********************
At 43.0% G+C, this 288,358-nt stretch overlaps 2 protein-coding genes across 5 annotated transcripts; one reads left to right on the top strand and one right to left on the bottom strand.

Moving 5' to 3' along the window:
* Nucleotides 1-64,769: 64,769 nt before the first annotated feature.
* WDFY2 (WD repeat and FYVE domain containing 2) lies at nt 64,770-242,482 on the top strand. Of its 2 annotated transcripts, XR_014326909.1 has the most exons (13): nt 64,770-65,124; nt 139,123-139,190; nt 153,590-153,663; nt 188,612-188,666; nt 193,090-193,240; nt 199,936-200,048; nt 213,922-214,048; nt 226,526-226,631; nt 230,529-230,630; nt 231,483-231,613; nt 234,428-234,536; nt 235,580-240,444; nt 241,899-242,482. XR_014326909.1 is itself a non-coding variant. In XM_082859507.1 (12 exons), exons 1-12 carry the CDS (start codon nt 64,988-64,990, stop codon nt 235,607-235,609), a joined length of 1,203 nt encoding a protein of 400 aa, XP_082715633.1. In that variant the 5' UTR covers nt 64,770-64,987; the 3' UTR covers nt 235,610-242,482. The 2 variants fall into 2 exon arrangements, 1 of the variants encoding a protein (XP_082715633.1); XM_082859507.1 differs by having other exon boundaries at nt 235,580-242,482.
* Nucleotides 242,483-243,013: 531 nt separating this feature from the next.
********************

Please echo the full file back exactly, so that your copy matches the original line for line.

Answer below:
At 43.0% G+C, this 288,358-nt stretch overlaps 2 protein-coding genes across 5 annotated transcripts; one reads left to right on the top strand and one right to left on the bottom strand.

Moving 5' to 3' along the window:
* Nucleotides 1-64,769: 64,769 nt before the first annotated feature.
* WDFY2 (WD repeat and FYVE domain containing 2) lies at nt 64,770-242,482 on the top strand. Of its 2 annotated transcripts, XR_014326909.1 has the most exons (13): nt 64,770-65,124; nt 139,123-139,190; nt 153,590-153,663; nt 188,612-188,666; nt 193,090-193,240; nt 199,936-200,048; nt 213,922-214,048; nt 226,526-226,631; nt 230,529-230,630; nt 231,483-231,613; nt 234,428-234,536; nt 235,580-240,444; nt 241,899-242,482. XR_014326909.1 is itself a non-coding variant. In XM_082859507.1 (12 exons), exons 1-12 carry the CDS (start codon nt 64,988-64,990, stop codon nt 235,607-235,609), a joined length of 1,203 nt encoding a protein of 400 aa, XP_082715633.1. In that variant the 5' UTR covers nt 64,770-64,987; the 3' UTR covers nt 235,610-242,482. The 2 variants fall into 2 exon arrangements, 1 of the variants encoding a protein (XP_082715633.1); XM_082859507.1 differs by having other exon boundaries at nt 235,580-242,482.
* Nucleotides 242,483-243,013: 531 nt separating this feature from the next.